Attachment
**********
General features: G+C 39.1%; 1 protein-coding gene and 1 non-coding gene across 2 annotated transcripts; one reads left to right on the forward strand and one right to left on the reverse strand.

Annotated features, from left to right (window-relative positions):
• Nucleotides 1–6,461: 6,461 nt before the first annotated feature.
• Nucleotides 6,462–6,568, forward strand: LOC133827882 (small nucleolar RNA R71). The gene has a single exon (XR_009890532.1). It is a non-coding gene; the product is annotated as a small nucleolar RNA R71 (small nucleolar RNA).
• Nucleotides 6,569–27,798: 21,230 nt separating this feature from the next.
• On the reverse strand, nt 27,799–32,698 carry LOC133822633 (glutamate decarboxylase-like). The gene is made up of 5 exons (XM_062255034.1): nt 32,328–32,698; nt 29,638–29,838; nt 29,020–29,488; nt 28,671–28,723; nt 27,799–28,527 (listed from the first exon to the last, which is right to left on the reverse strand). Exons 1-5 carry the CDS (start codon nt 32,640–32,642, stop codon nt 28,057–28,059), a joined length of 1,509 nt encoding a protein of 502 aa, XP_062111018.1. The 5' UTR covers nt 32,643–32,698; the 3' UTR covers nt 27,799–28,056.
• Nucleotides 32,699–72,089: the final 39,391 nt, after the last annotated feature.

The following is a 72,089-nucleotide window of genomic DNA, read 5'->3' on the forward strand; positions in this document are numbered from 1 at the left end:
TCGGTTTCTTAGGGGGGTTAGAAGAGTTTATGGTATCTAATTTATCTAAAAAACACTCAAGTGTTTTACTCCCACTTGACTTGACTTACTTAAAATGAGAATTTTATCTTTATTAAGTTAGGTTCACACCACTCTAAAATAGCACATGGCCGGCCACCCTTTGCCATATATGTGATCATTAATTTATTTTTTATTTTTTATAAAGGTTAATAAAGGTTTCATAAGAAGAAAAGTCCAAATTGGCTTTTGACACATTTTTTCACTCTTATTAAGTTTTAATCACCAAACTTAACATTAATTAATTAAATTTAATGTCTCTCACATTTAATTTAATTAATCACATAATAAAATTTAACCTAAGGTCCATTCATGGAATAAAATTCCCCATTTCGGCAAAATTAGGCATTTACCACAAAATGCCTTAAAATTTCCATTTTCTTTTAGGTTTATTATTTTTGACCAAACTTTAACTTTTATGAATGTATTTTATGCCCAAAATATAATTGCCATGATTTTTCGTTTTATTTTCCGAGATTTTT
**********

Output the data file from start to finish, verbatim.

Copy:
General features: G+C 39.1%; 1 protein-coding gene and 1 non-coding gene across 2 annotated transcripts; one reads left to right on the forward strand and one right to left on the reverse strand.

Annotated features, from left to right (window-relative positions):
• Nucleotides 1–6,461: 6,461 nt before the first annotated feature.
• Nucleotides 6,462–6,568, forward strand: LOC133827882 (small nucleolar RNA R71). The gene has a single exon (XR_009890532.1). It is a non-coding gene; the product is annotated as a small nucleolar RNA R71 (small nucleolar RNA).
• Nucleotides 6,569–27,798: 21,230 nt separating this feature from the next.
• On the reverse strand, nt 27,799–32,698 carry LOC133822633 (glutamate decarboxylase-like). The gene is made up of 5 exons (XM_062255034.1): nt 32,328–32,698; nt 29,638–29,838; nt 29,020–29,488; nt 28,671–28,723; nt 27,799–28,527 (listed from the first exon to the last, which is right to left on the reverse strand). Exons 1-5 carry the CDS (start codon nt 32,640–32,642, stop codon nt 28,057–28,059), a joined length of 1,509 nt encoding a protein of 502 aa, XP_062111018.1. The 5' UTR covers nt 32,643–32,698; the 3' UTR covers nt 27,799–28,056.
• Nucleotides 32,699–72,089: the final 39,391 nt, after the last annotated feature.

The following is a 72,089-nucleotide window of genomic DNA, read 5'->3' on the forward strand; positions in this document are numbered from 1 at the left end:
TCGGTTTCTTAGGGGGGTTAGAAGAGTTTATGGTATCTAATTTATCTAAAAAACACTCAAGTGTTTTACTCCCACTTGACTTGACTTACTTAAAATGAGAATTTTATCTTTATTAAGTTAGGTTCACACCACTCTAAAATAGCACATGGCCGGCCACCCTTTGCCATATATGTGATCATTAATTTATTTTTTATTTTTTATAAAGGTTAATAAAGGTTTCATAAGAAGAAAAGTCCAAATTGGCTTTTGACACATTTTTTCACTCTTATTAAGTTTTAATCACCAAACTTAACATTAATTAATTAAATTTAATGTCTCTCACATTTAATTTAATTAATCACATAATAAAATTTAACCTAAGGTCCATTCATGGAATAAAATTCCCCATTTCGGCAAAATTAGGCATTTACCACAAAATGCCTTAAAATTTCCATTTTCTTTTAGGTTTATTATTTTTGACCAAACTTTAACTTTTATGAATGTATTTTATGCCCAAAATATAATTGCCATGATTTTTCGTTTTATTTTCCGAGATTTTT